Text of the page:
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The Lion King, Part 1

Updated: Jul 16, 2021

If you're looking at prestige art and architecture, it's likely that you're going to find lions in its decoration. I wouldn't be surprised if there are more (far more) depictions of lions in art than there are living lions. Medieval lions in art often bear little resemblance to actual lions, or even cats. While the fact that European artists had scant opportunity to see a living lion is certainly at the heart of this, I think it's also important to take into consideration that what lions represented was much more important to these artists than verisimilitude.

In the first part of this topic, I'll cover mostly eastern Mediterranean representations of lions in art, to lay the groundwork for understanding the long traditions and uses of lions in pre- and non-Christian cultures. Part two will focus on how these representations are appropriated and repurposed for medieval Christian art.

Ereshkigal, the Babylonian Queen of Night. (circa 19th c. BC, British Museum)

You might be forgiven for not noticing the lions first-off in this bas relief, but it does offer evidence of lions going way-back in their association with deities and nobility. In this artwork, the owls, the goddess' wings, and her raptor-like feet associate Ereshkigal, the goddess of the underworld, with dominion of the skies as well (apparently the night skies, since owls are nocturnal predators, primarily). But her steer-horn crown and the lions' backs she stands upon connote dominion over earth. The carving is not aiming for realism in depicting the female figure or the creatures, but owls really do have long legs like that, if you can find an ornithologist who has the rapport with the bird to show you. Their unusual standing posture echoes that of the goddess in the scene. The lions here seem to be quite stylized in their manes and the fanciful tufted tails which are curled over their forelegs (they might look like flowers upon first glance). Mesopotamian culture did know real lions, though, and this depiction is not far off the look of the real thing. The recumbent lions are the occasion for the deity to assert her power--she stands upon the apex predators.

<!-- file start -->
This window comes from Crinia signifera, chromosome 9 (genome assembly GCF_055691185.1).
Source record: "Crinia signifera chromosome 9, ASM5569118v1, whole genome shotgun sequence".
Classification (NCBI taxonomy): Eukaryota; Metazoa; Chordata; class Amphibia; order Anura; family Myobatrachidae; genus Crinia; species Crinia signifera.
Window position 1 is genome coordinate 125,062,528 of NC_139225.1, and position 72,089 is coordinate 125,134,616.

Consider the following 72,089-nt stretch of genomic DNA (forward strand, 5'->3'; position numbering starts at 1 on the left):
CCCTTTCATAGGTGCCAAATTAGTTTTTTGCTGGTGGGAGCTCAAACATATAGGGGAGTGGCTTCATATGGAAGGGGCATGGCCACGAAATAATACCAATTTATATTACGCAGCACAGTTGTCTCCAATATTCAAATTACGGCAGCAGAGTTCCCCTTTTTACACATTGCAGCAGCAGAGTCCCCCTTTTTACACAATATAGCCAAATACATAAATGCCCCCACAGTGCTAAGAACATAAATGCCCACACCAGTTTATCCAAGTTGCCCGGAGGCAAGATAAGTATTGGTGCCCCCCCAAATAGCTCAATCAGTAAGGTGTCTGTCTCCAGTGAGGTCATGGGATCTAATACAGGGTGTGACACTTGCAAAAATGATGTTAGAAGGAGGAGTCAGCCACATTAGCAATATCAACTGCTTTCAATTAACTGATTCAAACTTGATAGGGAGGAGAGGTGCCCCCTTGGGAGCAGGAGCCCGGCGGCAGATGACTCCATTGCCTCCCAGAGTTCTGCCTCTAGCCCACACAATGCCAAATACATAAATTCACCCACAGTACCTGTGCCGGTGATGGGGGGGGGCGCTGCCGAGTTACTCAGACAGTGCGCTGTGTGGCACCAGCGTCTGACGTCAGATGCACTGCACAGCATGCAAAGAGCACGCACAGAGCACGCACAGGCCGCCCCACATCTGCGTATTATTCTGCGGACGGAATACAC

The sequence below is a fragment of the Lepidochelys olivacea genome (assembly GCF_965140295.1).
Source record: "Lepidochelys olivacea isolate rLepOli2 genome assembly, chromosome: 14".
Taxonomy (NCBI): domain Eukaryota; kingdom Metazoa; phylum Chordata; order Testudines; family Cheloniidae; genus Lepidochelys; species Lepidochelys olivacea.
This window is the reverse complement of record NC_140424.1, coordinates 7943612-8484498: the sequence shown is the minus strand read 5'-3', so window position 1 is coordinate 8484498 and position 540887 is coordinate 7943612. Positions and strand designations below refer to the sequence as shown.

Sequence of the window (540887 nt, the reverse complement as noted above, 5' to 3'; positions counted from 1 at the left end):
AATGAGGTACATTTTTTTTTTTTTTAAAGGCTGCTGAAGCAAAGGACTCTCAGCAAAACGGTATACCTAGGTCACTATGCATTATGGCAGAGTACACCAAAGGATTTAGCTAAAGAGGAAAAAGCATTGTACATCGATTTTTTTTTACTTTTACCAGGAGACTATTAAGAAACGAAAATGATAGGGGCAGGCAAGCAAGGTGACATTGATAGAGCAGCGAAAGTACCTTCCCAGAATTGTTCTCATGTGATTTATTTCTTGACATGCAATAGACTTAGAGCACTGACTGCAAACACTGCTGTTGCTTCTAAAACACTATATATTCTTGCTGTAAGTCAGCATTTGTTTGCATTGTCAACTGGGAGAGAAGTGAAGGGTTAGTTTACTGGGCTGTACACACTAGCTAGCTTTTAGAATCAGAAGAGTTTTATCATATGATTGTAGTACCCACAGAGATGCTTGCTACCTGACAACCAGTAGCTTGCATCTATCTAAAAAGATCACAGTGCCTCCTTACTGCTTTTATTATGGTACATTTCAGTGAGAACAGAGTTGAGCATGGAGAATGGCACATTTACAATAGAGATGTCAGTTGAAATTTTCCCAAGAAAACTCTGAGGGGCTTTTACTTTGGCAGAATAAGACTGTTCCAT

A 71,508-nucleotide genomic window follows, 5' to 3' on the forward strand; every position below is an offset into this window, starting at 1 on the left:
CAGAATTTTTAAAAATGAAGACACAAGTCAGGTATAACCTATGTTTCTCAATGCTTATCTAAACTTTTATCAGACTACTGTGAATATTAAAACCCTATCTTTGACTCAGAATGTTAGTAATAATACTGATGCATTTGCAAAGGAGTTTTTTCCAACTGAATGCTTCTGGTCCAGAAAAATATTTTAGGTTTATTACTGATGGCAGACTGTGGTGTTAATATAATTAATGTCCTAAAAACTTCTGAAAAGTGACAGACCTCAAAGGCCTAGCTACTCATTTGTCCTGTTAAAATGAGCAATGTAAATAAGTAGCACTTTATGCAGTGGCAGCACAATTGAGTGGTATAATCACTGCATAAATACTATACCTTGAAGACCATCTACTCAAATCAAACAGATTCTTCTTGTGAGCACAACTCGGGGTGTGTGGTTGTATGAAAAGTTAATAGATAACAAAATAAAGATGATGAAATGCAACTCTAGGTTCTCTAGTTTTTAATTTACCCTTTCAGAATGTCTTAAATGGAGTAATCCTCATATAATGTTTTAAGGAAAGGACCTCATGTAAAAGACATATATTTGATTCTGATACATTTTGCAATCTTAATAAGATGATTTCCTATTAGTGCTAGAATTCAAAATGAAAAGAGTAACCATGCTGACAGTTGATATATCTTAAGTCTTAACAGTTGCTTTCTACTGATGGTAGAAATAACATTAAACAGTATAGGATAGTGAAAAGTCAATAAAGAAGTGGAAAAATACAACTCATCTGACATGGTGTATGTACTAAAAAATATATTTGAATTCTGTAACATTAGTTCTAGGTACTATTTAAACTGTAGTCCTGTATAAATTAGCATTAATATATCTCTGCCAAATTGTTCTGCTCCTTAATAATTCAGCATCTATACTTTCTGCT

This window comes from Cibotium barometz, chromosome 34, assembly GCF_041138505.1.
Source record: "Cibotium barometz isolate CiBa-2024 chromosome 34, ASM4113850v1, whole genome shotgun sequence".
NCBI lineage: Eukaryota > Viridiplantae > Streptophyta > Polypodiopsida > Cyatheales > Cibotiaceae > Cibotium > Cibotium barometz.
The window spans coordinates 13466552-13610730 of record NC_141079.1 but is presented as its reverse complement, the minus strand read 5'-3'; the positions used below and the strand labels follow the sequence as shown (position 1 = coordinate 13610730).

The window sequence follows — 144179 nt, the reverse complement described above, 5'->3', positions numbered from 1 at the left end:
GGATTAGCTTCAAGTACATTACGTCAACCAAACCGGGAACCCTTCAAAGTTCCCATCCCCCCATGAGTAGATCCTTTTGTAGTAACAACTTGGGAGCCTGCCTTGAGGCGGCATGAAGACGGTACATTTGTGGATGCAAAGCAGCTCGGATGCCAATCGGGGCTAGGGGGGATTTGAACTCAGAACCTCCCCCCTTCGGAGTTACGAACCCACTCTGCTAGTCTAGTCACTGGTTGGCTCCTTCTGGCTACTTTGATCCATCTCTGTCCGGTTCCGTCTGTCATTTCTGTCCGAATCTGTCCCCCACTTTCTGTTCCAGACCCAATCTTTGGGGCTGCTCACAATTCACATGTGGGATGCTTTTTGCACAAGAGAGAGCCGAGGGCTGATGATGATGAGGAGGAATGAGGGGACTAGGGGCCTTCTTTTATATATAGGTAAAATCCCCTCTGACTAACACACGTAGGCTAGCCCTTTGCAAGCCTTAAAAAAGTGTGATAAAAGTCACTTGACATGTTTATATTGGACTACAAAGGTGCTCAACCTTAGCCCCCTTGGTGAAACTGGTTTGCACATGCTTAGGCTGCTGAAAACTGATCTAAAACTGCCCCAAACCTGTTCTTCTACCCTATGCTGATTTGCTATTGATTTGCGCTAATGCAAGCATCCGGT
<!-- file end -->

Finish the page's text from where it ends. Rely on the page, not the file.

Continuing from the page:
Lion Attacking Bull, Throne room of Darius at Persepolis, 5th c. BC, British Museum

It's abundantly demonstrable that stylized ancient art is not "primitive" for deviating from literal representation. The lion in this piece has all the key elements which say "lion"--mane, massive paws, triangular ears and heart-shaped face. In this instance the style of the portrayal emphasizes his musculature: he almost looks armored, as does the bull. In the throne-room, the lion is symbolic of the king, and the bull is thought to be representing challengers to his rule. The throne room is "speaking" in metaphors of dominance.

Lion from the "Ishtar Gate" of Nebuchadnezzar II's throne room, 7th century BC, British Museum (on loan from Berlin Museum

In this seventh century BC piece, you see one of several lions which form processional lines of protection for the monarch. In this sense, the lion performs an apotropaic function, but may also represent the legions of fighters positioned to serve the king.